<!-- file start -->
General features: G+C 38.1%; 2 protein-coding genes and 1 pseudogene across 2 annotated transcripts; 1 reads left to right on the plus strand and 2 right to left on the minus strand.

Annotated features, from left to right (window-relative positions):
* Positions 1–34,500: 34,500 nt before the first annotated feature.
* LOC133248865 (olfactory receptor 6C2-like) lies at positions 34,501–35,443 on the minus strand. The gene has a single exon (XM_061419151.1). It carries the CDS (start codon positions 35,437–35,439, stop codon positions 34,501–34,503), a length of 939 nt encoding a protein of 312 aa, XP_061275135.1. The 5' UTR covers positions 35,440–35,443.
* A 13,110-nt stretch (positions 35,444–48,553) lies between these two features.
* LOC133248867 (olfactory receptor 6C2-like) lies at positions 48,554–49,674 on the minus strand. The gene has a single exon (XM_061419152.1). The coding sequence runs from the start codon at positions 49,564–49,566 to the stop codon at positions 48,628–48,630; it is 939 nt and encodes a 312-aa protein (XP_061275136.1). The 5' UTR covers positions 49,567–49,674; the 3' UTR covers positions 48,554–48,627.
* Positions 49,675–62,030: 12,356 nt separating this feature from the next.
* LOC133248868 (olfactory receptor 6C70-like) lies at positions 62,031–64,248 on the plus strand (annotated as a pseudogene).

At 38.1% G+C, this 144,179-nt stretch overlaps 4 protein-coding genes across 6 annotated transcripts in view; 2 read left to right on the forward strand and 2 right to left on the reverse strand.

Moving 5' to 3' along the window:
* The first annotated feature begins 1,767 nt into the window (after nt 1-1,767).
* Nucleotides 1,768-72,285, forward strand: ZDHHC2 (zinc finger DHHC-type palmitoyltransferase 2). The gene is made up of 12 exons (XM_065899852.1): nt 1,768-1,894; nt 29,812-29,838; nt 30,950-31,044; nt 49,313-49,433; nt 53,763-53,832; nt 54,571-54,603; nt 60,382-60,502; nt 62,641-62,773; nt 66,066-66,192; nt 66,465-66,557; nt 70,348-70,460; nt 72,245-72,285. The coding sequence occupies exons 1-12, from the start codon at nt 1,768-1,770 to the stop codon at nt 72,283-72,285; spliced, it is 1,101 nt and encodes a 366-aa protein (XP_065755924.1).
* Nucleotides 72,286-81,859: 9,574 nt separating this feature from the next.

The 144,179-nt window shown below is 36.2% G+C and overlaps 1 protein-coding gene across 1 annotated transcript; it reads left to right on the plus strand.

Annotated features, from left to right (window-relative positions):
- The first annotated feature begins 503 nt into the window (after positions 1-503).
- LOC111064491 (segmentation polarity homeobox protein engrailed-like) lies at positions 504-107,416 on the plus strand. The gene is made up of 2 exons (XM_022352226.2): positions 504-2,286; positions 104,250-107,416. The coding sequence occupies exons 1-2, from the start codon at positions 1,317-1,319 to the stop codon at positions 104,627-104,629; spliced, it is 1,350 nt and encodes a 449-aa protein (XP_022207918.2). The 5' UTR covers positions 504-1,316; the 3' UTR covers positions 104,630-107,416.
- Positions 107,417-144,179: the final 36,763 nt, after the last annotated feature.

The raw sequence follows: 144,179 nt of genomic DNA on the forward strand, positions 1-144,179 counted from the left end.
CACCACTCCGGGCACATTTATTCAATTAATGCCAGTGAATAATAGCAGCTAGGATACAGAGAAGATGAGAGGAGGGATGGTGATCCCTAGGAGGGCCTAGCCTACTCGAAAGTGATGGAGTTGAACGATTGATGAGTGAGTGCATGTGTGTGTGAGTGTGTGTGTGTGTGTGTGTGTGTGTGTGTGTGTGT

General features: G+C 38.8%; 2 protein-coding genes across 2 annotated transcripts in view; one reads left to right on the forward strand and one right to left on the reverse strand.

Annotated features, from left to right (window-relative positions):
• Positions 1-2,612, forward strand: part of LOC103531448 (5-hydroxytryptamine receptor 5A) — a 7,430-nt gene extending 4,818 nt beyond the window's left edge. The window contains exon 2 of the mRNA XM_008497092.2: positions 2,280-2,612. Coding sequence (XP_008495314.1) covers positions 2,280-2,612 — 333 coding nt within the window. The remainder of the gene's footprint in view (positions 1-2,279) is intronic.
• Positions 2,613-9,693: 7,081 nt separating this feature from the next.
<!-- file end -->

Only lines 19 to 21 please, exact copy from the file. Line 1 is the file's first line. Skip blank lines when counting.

The raw sequence follows: 144,179 nt of genomic DNA on the forward strand, positions 1-144,179 counted from the left end.
CACCACTCCGGGCACATTTATTCAATTAATGCCAGTGAATAATAGCAGCTAGGATACAGAGAAGATGAGAGGAGGGATGGTGATCCCTAGGAGGGCCTAGCCTACTCGAAAGTGATGGAGTTGAACGATTGATGAGTGAGTGCATGTGTGTGTGAGTGTGTGTGTGTGTGTGTGTGTGTGTGTGTGTGTGT

General features: G+C 38.8%; 2 protein-coding genes across 2 annotated transcripts in view; one reads left to right on the forward strand and one right to left on the reverse strand.